5 thoughts on “Honeymoon in Tehran

  1. Honeymoon in Tehran is the kind of book I would encourage most Americans to read, especially since it provides so much insight into a country that so many Americans view as a dangerous enemy. Moaveni is an American journalist born to Iranian immigrant parents but who still feels a distinct connection to the land of her heritage. She worked for many years as a foreign correspondent for Time magazine, investigating everything from Iranian pop culture to politics to human rights issues. Her latest

  2. This book is a truly excellent memoir. If you’re looking for a memoir that details the struggles and censorship that modern Iranians (particularly women) are facing, it delivers. It is chock full of complicated patriotism, scathing social observations and balanced political commentary. But if contemporary romance is your thing, it has that too. The novel spans two years as President Ahmadinejad rises to power, and the author meets the love of her life. I won’t spoil the ridiculous and creative w

  3. A first hand account of life among educated, middle-class in Tehran, Iran. I learned so much about Iranian points of view and many issues that I had misunderstood are made clear in this memoir. Set just as Ahmadinejad come into power and increases the repression of the Iranian Islamic regime. Politics, culture, family and profession collide with restrictions at every turn. This is a compelling and fascinating account of modern professional life in Tehran.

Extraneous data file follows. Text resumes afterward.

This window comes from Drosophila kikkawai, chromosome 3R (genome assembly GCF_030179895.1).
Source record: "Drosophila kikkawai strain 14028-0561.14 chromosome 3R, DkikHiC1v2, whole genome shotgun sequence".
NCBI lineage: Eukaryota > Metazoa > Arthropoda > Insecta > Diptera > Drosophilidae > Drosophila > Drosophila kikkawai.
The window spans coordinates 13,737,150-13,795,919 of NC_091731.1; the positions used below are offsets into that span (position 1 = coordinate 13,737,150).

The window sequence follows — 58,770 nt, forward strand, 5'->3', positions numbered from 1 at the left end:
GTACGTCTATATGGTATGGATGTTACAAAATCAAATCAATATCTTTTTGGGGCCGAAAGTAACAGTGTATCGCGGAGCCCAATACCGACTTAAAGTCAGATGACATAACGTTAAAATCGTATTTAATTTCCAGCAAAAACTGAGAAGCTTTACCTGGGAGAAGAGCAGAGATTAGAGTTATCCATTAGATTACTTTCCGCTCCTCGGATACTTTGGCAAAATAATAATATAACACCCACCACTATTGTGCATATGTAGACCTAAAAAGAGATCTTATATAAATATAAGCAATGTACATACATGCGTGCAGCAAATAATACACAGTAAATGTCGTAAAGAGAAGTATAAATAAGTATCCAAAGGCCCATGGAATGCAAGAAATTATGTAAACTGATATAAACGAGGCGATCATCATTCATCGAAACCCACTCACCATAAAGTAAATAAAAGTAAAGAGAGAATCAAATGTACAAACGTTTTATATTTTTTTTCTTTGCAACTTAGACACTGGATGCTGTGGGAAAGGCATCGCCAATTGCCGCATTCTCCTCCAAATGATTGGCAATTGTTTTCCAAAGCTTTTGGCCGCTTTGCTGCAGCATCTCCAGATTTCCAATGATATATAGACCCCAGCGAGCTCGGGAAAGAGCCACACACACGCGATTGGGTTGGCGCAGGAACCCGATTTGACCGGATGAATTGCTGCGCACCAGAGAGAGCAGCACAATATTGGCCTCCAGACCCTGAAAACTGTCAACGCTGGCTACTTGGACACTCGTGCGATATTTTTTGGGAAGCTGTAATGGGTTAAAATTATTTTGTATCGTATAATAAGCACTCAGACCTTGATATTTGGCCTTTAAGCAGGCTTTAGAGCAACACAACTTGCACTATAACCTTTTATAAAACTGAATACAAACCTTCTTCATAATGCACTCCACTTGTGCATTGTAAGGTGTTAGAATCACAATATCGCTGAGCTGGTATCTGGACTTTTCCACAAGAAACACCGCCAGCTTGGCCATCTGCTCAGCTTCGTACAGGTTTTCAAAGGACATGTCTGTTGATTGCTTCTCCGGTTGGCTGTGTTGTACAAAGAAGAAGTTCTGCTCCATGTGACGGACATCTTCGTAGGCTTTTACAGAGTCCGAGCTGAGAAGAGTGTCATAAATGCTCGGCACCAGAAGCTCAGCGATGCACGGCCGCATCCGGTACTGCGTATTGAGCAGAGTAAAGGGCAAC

4. An intriguing book that left me with mixed feelings. Azadeh Moaveni is an Iranian-born US journalist working for Time magazine in the Middle East. In 2005 she lives in Iran covering the elections and the unexpected rise to power of President Mahmoud Ahmadinejad. Not a great deal happens in the book but she covers daily life in Iran, it’s restrictions, politics and the difficulties of living under an oppressive Islamic regime. She herself seems somewhat conflicted in her views. At times she is na

  5. This book tells the story of Ahmadinejad’s first election and how the first years of his administration affected the daily lives of people and, specifically, this reporter.

    Azadeh Moaveni takes you through the naiveté of reform minded voters who justified their sitting out the 2005 election since no one represented positive change. Little did they know that at the last minute a hard liner could be entered in stealth and would change the country and take away what little freedoms they had.

    She show

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